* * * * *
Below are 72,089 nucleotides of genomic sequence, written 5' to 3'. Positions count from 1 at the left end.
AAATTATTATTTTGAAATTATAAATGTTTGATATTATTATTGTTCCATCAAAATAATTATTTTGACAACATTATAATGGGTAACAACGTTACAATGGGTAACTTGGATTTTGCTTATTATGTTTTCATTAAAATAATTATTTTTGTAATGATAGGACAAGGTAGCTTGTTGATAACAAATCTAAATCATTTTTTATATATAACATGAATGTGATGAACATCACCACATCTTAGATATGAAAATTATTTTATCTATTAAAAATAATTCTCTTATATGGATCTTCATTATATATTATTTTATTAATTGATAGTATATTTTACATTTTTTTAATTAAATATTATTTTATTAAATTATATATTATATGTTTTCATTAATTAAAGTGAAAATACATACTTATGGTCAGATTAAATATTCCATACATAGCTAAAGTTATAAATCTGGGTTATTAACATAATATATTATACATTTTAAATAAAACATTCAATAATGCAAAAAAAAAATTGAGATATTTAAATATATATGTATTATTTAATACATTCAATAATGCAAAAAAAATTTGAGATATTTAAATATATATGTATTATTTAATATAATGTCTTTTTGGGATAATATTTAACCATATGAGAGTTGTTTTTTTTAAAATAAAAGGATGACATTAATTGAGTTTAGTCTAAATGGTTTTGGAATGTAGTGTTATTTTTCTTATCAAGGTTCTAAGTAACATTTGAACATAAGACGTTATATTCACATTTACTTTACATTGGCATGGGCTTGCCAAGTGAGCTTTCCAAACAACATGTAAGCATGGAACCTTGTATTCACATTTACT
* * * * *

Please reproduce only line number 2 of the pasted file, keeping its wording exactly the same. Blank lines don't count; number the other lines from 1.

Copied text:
AAATTATTATTTTGAAATTATAAATGTTTGATATTATTATTGTTCCATCAAAATAATTATTTTGACAACATTATAATGGGTAACAACGTTACAATGGGTAACTTGGATTTTGCTTATTATGTTTTCATTAAAATAATTATTTTTGTAATGATAGGACAAGGTAGCTTGTTGATAACAAATCTAAATCATTTTTTATATATAACATGAATGTGATGAACATCACCACATCTTAGATATGAAAATTATTTTATCTATTAAAAATAATTCTCTTATATGGATCTTCATTATATATTATTTTATTAATTGATAGTATATTTTACATTTTTTTAATTAAATATTATTTTATTAAATTATATATTATATGTTTTCATTAATTAAAGTGAAAATACATACTTATGGTCAGATTAAATATTCCATACATAGCTAAAGTTATAAATCTGGGTTATTAACATAATATATTATACATTTTAAATAAAACATTCAATAATGCAAAAAAAAAATTGAGATATTTAAATATATATGTATTATTTAATACATTCAATAATGCAAAAAAAATTTGAGATATTTAAATATATATGTATTATTTAATATAATGTCTTTTTGGGATAATATTTAACCATATGAGAGTTGTTTTTTTTAAAATAAAAGGATGACATTAATTGAGTTTAGTCTAAATGGTTTTGGAATGTAGTGTTATTTTTCTTATCAAGGTTCTAAGTAACATTTGAACATAAGACGTTATATTCACATTTACTTTACATTGGCATGGGCTTGCCAAGTGAGCTTTCCAAACAACATGTAAGCATGGAACCTTGTATTCACATTTACT